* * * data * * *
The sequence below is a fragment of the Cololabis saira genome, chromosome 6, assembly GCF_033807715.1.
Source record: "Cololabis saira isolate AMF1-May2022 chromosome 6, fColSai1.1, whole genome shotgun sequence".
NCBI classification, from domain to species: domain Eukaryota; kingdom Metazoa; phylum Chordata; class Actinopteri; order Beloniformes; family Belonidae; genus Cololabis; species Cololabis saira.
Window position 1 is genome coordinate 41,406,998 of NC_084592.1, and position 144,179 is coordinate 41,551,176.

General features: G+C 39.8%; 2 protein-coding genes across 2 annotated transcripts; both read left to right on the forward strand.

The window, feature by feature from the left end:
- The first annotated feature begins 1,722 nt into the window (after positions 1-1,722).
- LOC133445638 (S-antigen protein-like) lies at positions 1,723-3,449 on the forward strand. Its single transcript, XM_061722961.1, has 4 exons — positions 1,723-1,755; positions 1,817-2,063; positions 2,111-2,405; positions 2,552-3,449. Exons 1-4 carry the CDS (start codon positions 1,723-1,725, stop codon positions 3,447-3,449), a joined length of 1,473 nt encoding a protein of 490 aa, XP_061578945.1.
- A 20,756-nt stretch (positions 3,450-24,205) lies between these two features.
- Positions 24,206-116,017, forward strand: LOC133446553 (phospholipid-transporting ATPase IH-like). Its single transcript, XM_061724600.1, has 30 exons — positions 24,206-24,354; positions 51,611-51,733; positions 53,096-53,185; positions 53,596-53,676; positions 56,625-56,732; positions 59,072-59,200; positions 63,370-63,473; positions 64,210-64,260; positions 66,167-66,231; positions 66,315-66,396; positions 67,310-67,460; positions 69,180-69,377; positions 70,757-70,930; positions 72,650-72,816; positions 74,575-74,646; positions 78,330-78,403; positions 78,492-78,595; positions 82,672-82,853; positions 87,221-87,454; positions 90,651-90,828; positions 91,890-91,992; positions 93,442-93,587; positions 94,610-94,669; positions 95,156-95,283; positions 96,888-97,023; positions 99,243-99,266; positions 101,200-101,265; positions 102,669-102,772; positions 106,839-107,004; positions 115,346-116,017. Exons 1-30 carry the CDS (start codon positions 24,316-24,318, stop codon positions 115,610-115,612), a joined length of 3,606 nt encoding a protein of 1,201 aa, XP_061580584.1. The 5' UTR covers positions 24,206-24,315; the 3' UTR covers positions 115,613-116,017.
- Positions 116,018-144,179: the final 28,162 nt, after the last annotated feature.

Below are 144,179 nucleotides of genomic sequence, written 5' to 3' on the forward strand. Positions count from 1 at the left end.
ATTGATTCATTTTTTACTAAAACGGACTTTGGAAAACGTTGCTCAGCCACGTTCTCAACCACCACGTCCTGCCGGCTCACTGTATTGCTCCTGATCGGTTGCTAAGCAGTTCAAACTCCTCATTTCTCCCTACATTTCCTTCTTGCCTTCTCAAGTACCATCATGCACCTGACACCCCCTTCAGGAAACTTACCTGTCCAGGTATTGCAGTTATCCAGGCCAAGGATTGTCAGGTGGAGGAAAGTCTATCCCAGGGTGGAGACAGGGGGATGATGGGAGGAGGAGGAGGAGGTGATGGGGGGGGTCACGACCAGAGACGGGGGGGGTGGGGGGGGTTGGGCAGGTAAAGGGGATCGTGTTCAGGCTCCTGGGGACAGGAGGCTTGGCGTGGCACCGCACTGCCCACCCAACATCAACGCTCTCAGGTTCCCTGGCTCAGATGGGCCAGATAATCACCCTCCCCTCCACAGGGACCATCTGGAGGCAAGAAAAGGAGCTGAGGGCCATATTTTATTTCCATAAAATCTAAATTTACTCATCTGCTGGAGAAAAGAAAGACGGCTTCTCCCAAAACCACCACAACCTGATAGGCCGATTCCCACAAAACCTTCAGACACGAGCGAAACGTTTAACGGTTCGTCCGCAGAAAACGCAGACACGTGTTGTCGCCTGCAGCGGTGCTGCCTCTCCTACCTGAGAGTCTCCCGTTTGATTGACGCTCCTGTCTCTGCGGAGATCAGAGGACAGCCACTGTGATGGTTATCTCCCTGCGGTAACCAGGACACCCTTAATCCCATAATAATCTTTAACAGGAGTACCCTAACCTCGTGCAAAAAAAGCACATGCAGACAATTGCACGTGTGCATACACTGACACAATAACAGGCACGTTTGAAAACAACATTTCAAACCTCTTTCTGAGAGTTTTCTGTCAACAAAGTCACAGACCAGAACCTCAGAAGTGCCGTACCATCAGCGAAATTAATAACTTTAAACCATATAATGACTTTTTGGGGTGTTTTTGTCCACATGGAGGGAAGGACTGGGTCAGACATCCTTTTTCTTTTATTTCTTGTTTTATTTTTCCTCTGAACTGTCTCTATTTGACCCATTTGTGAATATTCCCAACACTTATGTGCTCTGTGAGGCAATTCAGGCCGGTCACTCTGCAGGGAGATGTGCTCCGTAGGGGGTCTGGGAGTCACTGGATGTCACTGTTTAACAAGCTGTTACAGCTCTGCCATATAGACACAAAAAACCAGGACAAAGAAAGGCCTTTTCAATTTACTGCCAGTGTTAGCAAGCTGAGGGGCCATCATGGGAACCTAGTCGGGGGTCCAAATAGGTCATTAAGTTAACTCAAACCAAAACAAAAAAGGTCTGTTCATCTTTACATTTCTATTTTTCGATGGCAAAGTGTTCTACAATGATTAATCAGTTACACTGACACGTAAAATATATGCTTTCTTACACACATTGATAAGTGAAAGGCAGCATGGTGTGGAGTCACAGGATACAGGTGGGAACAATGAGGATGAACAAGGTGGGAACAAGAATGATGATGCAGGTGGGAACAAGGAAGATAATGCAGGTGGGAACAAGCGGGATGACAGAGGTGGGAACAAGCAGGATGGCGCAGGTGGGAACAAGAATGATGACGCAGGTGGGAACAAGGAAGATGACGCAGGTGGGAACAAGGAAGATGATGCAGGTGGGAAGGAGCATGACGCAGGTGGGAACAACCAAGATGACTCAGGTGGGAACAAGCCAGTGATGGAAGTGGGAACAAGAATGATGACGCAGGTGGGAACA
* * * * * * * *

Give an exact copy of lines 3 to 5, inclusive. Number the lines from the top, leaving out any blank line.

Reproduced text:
NCBI classification, from domain to species: domain Eukaryota; kingdom Metazoa; phylum Chordata; class Actinopteri; order Beloniformes; family Belonidae; genus Cololabis; species Cololabis saira.
Window position 1 is genome coordinate 41,406,998 of NC_084592.1, and position 144,179 is coordinate 41,551,176.

General features: G+C 39.8%; 2 protein-coding genes across 2 annotated transcripts; both read left to right on the forward strand.